The Palace Gets a New Crown

By Kelly Moran

The Palace Gets a New Crown

A new roof is going on the Palace Theater, but most folks won’t notice because the shape will stay the same. Hilo’s last surviving “picture palace” retains much of its original 1925 appearance, from the neon sign over Haili St. to the Art Deco tiles and paint jobs in the lobby and the auditorium.

The Palace is one of three movie theaters in Hilo. There’s an eight-screen multiplex in the mall at Prince Kuhio Plaza, for 3D and mega-hits, though also for live HD broadcasts of Broadway shows and opera from the Met in New York. And there’s the Kress multiplex, downtown on Kalakaua St. where half a dozen films go after they’ve run at the mall, for only $1.50! (The next-closest theater showing movies on a regular basis is the People’s Theater, a 40-mile drive up the Hamakua Coast, in Honokaa.)

The Palace is something of an “art house” most of what’s screened are independent productions and foreign-language films, and prices fall between the mall’s and Kress’s. Surfing movies draw big crowds to The Palace, and so do outdoor and conservation pics. A special treat at The Palace, once or twice a year, is the opportunity to see a silent movie from the ‘20s, accompanied – as it was then – by an enormous pipe organ, for The Palace is home to the only surviving theater organ in Hawaii.

Palace Theater

But films aren’t all you can see at The Palace. A 45-minute stage show called “Hawaiiana Live” is performed every Wednesday at 11 a.m., free of charge; it’s popular with visitors, and many local folks take visiting family, to get a taste of Hawaiian mele (song) and hula (dance).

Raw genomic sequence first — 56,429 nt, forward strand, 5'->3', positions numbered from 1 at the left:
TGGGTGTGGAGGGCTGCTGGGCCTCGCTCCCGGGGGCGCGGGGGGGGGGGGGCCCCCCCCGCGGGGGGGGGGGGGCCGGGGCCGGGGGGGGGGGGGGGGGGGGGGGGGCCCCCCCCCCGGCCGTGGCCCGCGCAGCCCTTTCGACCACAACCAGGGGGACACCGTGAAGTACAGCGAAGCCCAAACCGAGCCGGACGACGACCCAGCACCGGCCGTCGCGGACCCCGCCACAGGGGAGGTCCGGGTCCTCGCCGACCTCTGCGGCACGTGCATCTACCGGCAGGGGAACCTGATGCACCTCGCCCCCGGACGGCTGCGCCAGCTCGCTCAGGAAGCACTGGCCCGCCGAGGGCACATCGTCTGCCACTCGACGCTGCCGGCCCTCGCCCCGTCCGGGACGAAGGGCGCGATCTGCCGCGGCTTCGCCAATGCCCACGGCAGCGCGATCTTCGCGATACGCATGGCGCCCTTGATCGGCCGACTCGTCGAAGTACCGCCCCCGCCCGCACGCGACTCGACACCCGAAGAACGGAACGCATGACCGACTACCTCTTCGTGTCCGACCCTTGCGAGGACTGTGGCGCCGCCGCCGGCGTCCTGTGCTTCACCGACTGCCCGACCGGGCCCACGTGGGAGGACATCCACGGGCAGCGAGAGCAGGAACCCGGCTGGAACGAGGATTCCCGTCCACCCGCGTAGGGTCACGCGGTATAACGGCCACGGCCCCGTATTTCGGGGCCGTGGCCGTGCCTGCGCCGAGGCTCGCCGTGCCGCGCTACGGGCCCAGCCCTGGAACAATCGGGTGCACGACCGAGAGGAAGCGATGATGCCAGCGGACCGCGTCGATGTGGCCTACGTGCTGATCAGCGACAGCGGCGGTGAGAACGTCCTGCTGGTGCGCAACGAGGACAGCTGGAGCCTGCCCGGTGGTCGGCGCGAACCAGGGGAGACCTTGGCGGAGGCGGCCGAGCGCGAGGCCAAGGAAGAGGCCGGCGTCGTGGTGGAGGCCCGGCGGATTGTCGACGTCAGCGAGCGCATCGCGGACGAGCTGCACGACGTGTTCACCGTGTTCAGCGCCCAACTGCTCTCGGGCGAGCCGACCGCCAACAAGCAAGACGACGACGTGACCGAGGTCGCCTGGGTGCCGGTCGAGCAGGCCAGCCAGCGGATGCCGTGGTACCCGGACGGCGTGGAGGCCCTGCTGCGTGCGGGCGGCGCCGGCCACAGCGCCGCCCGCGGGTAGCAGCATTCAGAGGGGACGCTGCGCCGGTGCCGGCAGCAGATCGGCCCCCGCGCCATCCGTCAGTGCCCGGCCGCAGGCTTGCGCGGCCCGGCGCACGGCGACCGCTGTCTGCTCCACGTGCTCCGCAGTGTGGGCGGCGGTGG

Annual festivals and unique performances are also in The Palace’s calendar. In any given month there might be a classical music series showcasing young performers, a celebration of Taiko drums, a recital by the Puna Men’s Chorus . . . even an organ concert.

And every October, the Palace hosts the Fall Musical, a production of the local theatrical community. Past shows include “The Music Man,” “The Sound of Music,” “Little Shop of Horrors” and – coming up this Fall – “Jesus Christ, Superstar.”

As I was saying, The Palace still has much of its original charm . . . but it also some of its aging infrastructure. Earthquake-bracing, modern sprinklers, and other code- and safety work has been done, so now it’s the roof’s turn. The materials will be new, but the new roof will keep the same familiar shape. It’s all thanks to historic-preservation grants, and to donations made to the “Crown” Project by local theater-goers, through the not-for-profit Friends of the Palace Theater [].

Hooray for them!

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